A book blog about Russia in English-language fiction

Tag: Gerald A. Browne

Death in Siberia by Alex Dryden (2011)

The Cold War is dead, but Russia’s ambitions continue to rage.

So proclaims the front cover blurb of this 2011 thriller, in a bombastic non sequitur that typifies the return of ‘big bad Russia’ to Western thriller writers’ armoury at the end of this century’s first decade.

The Cold War ended at the end of the 1980s. For a decade or more, if thriller writers wrote about Russia, they wrote of decline and gangsterism. Then as a recovering Russia reasserted itself on the international stage, it once more became the ‘other’ against which Western spies and governments fought.

Russia in Fiction reckons that this return to a portrayal of Russia in these terms can be dated to around 2010. Alex Dryden was one of the earliest authors to embrace it.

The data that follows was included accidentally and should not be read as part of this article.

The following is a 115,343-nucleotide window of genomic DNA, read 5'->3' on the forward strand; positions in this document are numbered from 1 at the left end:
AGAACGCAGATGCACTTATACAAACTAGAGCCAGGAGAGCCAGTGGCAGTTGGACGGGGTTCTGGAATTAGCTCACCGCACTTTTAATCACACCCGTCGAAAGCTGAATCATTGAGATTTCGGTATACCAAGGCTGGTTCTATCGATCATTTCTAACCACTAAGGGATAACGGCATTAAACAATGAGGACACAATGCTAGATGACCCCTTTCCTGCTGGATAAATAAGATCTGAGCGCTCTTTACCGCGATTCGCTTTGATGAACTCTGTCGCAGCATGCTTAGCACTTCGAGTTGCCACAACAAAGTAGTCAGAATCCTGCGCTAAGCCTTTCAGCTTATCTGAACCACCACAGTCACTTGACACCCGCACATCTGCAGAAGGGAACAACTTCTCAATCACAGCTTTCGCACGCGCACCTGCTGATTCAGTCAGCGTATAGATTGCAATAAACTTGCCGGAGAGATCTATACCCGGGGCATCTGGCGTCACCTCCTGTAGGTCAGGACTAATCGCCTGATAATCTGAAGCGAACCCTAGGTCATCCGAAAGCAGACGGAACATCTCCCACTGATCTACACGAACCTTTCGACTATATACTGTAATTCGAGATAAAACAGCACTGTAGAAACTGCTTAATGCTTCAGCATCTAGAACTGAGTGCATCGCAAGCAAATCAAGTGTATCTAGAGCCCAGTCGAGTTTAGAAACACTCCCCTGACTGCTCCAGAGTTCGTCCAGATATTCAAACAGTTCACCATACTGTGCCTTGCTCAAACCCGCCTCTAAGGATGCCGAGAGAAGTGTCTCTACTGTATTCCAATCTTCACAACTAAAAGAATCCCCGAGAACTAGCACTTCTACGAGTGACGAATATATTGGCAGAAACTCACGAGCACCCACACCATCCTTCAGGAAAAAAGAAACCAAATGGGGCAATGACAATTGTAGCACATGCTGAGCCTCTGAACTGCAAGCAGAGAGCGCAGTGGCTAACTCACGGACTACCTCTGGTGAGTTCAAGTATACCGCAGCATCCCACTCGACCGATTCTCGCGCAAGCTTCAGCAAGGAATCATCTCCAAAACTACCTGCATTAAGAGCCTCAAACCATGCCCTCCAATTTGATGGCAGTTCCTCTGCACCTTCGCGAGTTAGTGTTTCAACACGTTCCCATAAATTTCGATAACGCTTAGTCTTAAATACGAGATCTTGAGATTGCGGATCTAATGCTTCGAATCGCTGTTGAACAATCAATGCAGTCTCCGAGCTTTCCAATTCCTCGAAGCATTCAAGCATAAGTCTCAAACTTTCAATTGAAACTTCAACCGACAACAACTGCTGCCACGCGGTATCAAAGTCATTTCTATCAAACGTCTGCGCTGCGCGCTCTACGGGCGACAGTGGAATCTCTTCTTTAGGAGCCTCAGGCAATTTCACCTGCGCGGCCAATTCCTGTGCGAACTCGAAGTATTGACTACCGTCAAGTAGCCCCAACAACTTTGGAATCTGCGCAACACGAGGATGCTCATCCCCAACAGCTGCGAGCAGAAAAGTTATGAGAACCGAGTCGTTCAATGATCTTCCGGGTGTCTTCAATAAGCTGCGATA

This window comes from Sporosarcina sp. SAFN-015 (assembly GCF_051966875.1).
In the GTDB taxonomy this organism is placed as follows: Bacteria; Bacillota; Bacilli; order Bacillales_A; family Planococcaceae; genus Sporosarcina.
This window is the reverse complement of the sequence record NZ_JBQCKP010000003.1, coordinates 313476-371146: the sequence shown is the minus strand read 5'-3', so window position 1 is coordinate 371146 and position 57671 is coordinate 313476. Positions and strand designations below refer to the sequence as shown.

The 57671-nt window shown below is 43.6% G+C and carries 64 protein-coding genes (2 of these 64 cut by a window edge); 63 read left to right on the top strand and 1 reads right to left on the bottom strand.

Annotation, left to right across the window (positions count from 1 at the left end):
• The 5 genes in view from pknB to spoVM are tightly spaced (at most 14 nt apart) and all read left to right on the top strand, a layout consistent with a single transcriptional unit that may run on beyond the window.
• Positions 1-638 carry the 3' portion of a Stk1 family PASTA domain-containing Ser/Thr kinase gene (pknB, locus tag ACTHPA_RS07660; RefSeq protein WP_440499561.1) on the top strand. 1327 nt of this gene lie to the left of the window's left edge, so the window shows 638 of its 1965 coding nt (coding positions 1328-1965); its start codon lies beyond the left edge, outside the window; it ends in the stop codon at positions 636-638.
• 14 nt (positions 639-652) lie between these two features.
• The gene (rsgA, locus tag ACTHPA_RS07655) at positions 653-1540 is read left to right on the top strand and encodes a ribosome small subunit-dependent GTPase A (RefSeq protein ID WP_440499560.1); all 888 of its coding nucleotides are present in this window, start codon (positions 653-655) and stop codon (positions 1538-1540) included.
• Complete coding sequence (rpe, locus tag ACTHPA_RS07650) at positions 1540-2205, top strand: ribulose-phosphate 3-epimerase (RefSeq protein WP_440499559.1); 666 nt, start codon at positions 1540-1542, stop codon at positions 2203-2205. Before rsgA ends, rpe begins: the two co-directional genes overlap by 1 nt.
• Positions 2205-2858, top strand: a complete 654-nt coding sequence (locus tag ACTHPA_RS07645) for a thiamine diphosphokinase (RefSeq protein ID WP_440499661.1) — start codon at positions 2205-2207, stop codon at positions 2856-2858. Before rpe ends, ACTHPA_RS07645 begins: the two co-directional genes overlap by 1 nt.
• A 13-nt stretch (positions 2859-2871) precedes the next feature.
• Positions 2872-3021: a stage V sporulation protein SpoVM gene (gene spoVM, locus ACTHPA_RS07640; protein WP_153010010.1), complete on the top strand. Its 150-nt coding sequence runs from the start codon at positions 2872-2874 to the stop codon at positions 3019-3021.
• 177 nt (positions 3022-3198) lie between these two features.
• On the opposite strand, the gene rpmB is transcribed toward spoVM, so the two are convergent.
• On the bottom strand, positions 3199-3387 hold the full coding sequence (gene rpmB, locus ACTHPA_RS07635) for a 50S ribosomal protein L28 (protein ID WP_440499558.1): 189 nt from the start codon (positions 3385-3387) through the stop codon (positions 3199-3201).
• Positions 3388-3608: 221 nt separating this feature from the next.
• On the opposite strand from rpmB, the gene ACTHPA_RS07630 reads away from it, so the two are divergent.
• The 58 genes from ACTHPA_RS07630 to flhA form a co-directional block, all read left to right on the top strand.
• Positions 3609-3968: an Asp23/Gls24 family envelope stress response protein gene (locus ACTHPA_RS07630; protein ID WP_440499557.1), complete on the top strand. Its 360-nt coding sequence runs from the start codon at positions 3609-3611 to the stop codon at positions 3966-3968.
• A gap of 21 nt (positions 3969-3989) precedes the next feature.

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Moscow at Midnight by Sally McGrane (2017) – part two

Part one of this review is here.

If you want your Russia-in-fiction tropes, Moscow at Midnight provides a collector’s cornucopia, and does so with style and originality.

As part one of this review observes, McGrane provides so many Moscow references that it might sounds as if she reduces them to a passing mention, or, in one of her many memorable phrases, ‘a strange kind of Baedeker’.

Whilst there are occasional hints of that, Moscow at Midnight elevates its location with lyrical and evocative descriptions.

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